Zone-Total Internal Radiant Heat Gain[J](Hourly)
Zone-Total Internal Convective Heat Gain[J](Hourly)
Zone-Total Internal Lost Heat Gain[J](Hourly)
Zone-Total Internal Visible Heat Gain[J](Hourly)
People-Sensible Heat Gain[J](Hourly)
People-Latent Heat Gain[J](Hourly)
People-Total Heat Gain[J](Hourly)
Lights-Total Heat Gain[J](Hourly)
TaskLights-Total Heat Gain[J](Hourly)
Electric Eq-Total Heat Gain[J](Hourly)
Electric Eq-Radiant Heat Gain[J](Hourly)
Electric Eq-Convective Heat Gain[J](Hourly)
Electric Eq-Latent Heat Gain[J](Hourly)
Electric Eq-Lost Heat Gain[J](Hourly)

Through Post-Processing:

SH (Sensible heat total)
LH (Latent heat total)
BVSH (Bypass value of sensible heat, ventilation air)
BVLH (Bypass value of latent heat, ventilation air)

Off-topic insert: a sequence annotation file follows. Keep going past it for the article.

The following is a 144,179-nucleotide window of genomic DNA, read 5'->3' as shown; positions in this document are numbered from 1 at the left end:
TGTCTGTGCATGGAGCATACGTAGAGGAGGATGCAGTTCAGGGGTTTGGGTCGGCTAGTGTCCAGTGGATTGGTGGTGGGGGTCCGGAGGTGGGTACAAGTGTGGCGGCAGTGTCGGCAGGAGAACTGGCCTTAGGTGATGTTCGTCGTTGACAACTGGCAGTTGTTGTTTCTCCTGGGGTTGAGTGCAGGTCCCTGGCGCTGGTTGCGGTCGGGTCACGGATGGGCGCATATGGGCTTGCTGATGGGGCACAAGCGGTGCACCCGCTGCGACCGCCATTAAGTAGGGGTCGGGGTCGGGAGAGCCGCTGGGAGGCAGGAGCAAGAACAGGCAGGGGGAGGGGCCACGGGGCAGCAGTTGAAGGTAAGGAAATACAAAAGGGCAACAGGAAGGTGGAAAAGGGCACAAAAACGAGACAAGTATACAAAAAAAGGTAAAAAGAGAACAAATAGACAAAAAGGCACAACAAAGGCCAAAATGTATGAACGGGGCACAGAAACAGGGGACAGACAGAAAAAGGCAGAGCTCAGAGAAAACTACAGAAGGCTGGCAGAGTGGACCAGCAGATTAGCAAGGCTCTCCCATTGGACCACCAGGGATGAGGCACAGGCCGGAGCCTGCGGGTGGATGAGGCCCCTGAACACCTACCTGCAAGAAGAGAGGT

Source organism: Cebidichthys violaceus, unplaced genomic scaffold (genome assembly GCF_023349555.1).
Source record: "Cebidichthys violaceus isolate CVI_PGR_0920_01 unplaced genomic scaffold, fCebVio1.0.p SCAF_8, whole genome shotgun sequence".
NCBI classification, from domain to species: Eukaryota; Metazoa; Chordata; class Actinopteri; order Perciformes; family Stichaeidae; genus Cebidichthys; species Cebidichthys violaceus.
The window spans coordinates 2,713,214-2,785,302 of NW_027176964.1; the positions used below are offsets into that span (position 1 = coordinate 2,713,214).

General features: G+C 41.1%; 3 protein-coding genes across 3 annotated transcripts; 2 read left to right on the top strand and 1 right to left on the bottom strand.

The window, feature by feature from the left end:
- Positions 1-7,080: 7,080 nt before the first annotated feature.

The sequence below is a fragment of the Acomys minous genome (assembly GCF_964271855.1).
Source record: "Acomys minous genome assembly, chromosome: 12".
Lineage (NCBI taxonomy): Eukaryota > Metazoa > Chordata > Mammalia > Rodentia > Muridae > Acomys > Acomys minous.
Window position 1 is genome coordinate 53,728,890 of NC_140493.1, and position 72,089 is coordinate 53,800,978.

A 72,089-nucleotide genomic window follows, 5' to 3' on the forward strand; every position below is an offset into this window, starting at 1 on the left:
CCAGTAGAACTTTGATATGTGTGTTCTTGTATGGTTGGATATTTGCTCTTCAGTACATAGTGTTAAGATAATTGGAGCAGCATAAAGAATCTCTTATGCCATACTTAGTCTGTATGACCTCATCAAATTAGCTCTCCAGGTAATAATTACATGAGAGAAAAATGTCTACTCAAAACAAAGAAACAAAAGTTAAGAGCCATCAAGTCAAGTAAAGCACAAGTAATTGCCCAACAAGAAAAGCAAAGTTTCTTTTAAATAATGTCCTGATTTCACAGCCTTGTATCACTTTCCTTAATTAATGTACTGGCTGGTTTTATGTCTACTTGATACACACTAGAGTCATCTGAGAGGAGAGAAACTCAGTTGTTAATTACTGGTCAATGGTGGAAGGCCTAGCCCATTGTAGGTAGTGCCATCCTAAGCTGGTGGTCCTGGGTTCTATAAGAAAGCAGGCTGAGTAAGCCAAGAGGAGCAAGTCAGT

NBVSH (Non-bypass value of sensible heat, ventilation air)
NBVLH (Non-bypass value of latent heat, ventilation air)
INSH (Sensible heat, infiltration)
INLH (Latent heat, infiltration)
RSH (Room Sensible Heat)
RLH (Room Latent Heat)
RTH (Room Total Heat)
LIGHTFRACT Sensible heat fraction, lights, return air)
GTH (Grand Total Heat)
RSHF (Room Sensible Heat Factor)
ERSH (Effective Room Sensible Heat)
ERLH (Effective Room Latent Heat)
ERTH (Effective Room Total Heat)
ESHF (Effective Sensible Heat Factor)
ISH (Sensible heat, infiltration)
SHR (Sensible heat, heat recovered)
LHR (Latent heat, heat recovered)

25. Are the inputs available as an output file?

Yes, in the form of a comma-delimited file, and a pdf file.

The file structure is as under:

1 Units;
2 Source of Weather Data, Location, DB Temp Summer, Monsoon, Winter, WB Temp Summer, Monsoon, Winter;
3 System name, Zone name, Rotation;